In 1994, Foote released the Gettysburg chapter of his original three-volume work as its own book, titled Stars in Their Courses, through which his version of the battle, including the fictitious shoe factory, spreads its influence to an even wider audience.

As the opening of the fifth episode of Ken Burns's celebrated television documentary The Civil War fades from black, the viewer sees one of the war's most famous images: three Confederate soldiers standing on the battlefield at Gettysburg. The photo has been romantically described as a symbol of the model Confederate fighting man, upright and stalwart, defiant to the end. The first sounds of this episode come from the voice of Foote, whom Burns chose as his central commentator for the series. Foote describes the photograph in appreciative tones.

However, the date of the photograph, virtually always listed when it appears in print, is July 15, 1863. Assuming the date is accurate, these men were still in Gettysburg 11 days after the Confederate Army had left the area. Given that the Union Army was quick to send its prisoners to Baltimore, often within a few hours of capture, the Confederates were probably captured after the fighting had ended, meaning they were more likely to be either deserters or shirkers than model soldiers.

n ongoing debate revolves around the idea that modern academia has either ignored the Civil War as a politically incorrect subject or relegated it to stolid tomes. (Noted historian Allan Nevins once caricatured the average academic historian as "Professor Dryasdust.") In 1979, Princeton University professor Lawrence Stone helped reignite the debate when he argued that the majority of the American population is interested in history "but cannot stomach indigestible statistical tables, dry analytical argument, and jargon-ridden prose."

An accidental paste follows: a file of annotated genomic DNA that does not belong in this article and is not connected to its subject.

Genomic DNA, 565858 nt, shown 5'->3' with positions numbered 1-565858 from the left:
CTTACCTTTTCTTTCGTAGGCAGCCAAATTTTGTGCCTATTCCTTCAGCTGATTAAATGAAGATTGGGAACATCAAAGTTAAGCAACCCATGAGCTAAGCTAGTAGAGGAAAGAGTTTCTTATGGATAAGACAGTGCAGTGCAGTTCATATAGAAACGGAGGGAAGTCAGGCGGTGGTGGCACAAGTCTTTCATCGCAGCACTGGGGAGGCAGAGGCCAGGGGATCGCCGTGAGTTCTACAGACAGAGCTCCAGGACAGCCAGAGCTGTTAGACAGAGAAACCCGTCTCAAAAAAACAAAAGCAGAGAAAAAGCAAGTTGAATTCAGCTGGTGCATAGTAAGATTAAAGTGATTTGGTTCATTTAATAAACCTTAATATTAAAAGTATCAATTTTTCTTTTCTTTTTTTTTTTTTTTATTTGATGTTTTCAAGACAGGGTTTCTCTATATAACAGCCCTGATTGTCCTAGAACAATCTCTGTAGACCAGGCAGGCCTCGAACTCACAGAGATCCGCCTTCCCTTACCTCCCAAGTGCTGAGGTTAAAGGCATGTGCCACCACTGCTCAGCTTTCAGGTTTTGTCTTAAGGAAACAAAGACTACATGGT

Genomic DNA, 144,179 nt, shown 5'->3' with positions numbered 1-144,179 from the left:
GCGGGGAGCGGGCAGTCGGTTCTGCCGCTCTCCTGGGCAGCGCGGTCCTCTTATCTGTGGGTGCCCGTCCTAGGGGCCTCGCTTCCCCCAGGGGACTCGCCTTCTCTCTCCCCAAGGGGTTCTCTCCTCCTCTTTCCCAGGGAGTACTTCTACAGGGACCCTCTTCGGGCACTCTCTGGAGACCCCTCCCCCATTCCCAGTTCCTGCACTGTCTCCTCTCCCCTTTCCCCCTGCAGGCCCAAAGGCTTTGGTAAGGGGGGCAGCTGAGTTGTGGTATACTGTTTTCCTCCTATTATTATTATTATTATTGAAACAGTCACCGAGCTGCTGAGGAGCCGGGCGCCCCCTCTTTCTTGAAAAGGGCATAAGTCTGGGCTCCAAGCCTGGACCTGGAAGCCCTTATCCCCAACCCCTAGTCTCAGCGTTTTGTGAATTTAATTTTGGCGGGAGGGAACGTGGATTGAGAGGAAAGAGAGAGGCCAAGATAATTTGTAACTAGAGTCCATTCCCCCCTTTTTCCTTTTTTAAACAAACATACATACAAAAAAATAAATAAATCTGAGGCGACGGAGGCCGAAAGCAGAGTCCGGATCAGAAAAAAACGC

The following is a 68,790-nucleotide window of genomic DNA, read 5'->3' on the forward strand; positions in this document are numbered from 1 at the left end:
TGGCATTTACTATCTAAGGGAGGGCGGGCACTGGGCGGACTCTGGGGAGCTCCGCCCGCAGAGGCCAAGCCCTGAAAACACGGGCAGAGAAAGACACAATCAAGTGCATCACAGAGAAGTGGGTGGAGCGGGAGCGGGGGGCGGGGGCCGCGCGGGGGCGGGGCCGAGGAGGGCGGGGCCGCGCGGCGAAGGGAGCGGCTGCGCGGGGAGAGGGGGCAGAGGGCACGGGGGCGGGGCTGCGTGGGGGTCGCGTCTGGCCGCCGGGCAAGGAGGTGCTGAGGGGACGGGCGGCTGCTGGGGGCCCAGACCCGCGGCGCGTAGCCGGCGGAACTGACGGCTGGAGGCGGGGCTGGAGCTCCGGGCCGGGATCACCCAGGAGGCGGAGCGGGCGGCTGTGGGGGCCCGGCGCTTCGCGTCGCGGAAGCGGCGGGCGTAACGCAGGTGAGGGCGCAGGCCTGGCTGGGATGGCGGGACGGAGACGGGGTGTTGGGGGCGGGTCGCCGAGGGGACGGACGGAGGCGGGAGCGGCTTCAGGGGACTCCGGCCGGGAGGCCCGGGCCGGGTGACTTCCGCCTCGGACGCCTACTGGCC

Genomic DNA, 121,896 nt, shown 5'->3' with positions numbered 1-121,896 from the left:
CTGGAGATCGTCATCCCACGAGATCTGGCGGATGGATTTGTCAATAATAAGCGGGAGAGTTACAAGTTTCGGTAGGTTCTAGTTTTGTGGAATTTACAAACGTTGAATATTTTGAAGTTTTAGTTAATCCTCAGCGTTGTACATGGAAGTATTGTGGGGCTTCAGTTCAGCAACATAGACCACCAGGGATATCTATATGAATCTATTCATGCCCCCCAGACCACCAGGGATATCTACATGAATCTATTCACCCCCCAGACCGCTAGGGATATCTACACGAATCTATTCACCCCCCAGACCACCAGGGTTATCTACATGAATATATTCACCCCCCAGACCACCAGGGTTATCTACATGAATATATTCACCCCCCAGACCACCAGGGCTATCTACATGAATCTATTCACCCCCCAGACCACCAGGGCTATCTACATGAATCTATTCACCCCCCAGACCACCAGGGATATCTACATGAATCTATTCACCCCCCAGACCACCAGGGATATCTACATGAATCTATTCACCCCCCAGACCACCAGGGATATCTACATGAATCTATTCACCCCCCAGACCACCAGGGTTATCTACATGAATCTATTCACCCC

On the other hand, filmmaker Burns, despite his tendency to perpetuate myths and inaccuracies, once told the academic historical community, "I believe you have failed and lost touch absolutely in the communication of history to the public and that it has fallen to the amateur historians, if you will, to try to rescue that history."

Regardless of where on this spectrum of argument one might fall -- with the boring academics or the myth-making amateurs -- our general knowledge of the past is seriously flawed. The way we create our historical record makes this inevitable. Nevertheless, understanding how this process has worked before can tell us a great deal about what we are seeing on the nightly news today and how "history" may someday judge our current events.

Thomas A. Desjardin is a historian with the Maine Department of Conservation. This article was adapted from These Honored Dead: How the Story of Gettysburg Shaped American Memory, copyright © 2003 by the author. Used by arrangement with Da Capo Press, a member of the Perseus Books Group.

<b>Top:</b> Confederate prisoners at Gettysburg -- were they model soldiers or deserters? <b>Bottom:</b> US soldiers in Iraq. "Official" accounts of battles can be easily distorted. Top: Confederate prisoners at Gettysburg -- were they model soldiers or deserters? Bottom: US soldiers in Iraq. "Official" accounts of battles can be easily distorted. (Library of Congress / Reuters)
Gettysburg chronicler John Badger Bachelder and his wife at the battle site. Gettysburg chronicler John Badger Bachelder and his wife at the battle site. (Tipton Collection, Gettysburg National Military Park)
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This article was adapted from "These Honored Dead: How the Story of Gettysburg Shaped American Memory," by Thomas A. Desjardin.